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catallaxy in technical exile

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Interesting report from WA in The Weekend Australian, it seems they have designed an HSC English course that does not require any reading of real books, allows bad spelling and pays no attention to the usual things that English courses are supposed to teach. The Review section of the same paper has a piece on the miserable sales of novels by the nations best writers, and indeed the small sales of most kinds of adult fiction, apart from airport novels. Join the dots.

Actually in 1982 I decided that people who care about the Creative Life of the Mind should purchase at least one hardback book of Australian fiction per annum, whether we like it or not. I bought “The Plains” by Gerald Murnane. It cost $10. It was actually an interesting read, although I don’t think I repeated my good work in 1983 or indeed any year since that time. However I have spent many dollars at Cloustons academic remainders.

Nicholas Gruen on Club Troppo has an alarming piece on the misrepresentation in the accounting practices of some responsible ministers at state and federal level.

Minchin is not the only politician who place politics above propriety. In NSW, the newly appointed treasurer, Michael Costa, attested that the state’s accounts were true and fair when it was known that important assets and liabilities had been excluded from the audited accounts. The assets are missing because of measurement problems, although they could be worth around $7 billion.

The absent liability, which was accurately measured last year to be $2.4 billion, concerns the state’s bankrupted work cover scheme. It is omitted, and has been for many years, because the government does not want to admit responsibility for a scheme it established and oversees.

ACT government representatives have also happy to attach their signatures to financial statements which they knew were wrong. For the 2004-05 year, recently retired territory treasurer, Ted Quinlan, departed from accounting standards he had previously adopted, against the advice of the auditor-general. Had he kept to the standards he would have had to report a deficit of $188 million; instead he delivered a $26 million surplus. Breaking accounting standards did not stop Quinlan from reporting that the 2004-05 statements “fairly reflected the financial operations of the Territory.”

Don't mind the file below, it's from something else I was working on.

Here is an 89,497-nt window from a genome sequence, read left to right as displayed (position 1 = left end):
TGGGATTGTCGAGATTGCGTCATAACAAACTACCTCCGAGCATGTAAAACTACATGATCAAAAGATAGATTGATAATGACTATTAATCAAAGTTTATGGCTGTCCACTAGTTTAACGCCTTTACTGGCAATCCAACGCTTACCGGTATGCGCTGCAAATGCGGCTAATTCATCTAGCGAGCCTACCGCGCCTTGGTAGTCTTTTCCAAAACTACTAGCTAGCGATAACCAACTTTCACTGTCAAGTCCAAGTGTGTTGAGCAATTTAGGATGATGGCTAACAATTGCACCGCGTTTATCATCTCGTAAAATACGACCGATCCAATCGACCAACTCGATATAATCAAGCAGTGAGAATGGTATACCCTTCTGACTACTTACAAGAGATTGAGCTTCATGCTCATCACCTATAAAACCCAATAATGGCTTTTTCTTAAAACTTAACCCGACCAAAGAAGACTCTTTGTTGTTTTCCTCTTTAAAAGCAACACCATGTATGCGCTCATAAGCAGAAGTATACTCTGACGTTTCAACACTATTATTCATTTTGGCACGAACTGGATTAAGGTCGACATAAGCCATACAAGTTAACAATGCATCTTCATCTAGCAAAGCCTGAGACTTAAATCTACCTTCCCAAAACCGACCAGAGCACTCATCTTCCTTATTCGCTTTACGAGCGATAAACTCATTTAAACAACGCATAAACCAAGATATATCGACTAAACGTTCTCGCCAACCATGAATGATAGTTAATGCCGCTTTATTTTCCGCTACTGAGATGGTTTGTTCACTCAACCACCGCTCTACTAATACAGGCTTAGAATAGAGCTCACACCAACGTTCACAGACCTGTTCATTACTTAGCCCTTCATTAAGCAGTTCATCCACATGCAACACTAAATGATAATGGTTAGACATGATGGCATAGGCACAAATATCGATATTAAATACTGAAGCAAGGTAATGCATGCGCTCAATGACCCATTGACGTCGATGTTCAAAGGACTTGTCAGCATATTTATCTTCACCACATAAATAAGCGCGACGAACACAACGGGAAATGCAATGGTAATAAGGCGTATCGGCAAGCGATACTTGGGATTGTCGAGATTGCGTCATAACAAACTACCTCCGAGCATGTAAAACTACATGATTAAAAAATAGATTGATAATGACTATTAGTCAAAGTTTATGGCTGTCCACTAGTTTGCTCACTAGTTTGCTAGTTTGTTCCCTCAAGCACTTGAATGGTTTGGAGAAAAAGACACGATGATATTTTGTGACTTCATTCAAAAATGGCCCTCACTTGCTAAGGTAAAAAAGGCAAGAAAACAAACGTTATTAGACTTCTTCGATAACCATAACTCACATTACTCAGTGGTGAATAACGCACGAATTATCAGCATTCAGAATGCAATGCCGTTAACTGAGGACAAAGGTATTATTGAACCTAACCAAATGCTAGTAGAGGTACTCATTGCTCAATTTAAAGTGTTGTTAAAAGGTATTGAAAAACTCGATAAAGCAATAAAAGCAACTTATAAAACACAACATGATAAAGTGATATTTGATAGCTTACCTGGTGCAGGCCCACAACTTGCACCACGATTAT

The consensed version of The Open Society and its Enemies is approaching completion with chapter 24 ‘The revolt against reason‘ now in place.

The Austrian economists have recently been inspired by the annual visit from James Buchanan, 87 years old and going strong.

In spite of his age—he is 87—James Buchanan is still intellectually alert and active. For a whole week, Buchanan discussed with us his life-long themes, as well as his most recent views and research. Buchanan is one of the few great classical liberals of the last 50 years. He has made seminal contributions to economic science. Spending a week discussing with this Southern gentleman was a true reward in itself.

As far as the discussions are concerned, Buchanan talked about constitutional political economy and the Wicksellian approach, his Nobel Prize, the influence of Hayek’s thought in his work, the survival of socialism (Afraid to Be Free), and his more recent work on increasing returns.

Has the supposedly extinct ivory-bill woodpecker been sighted in the Arkansas swamps? Learned controversy rages.

Claims that the bird in the Luneau video is a normal pileated woodpecker are based on misrepresentation of a pileated’s underwing pattern, interpretation of video artifacts as plumage pattern and inaccurate models of takeoff and flight behavior.

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Written by Admin

March 18, 2006 at 8:41 pm

Posted in Uncategorized

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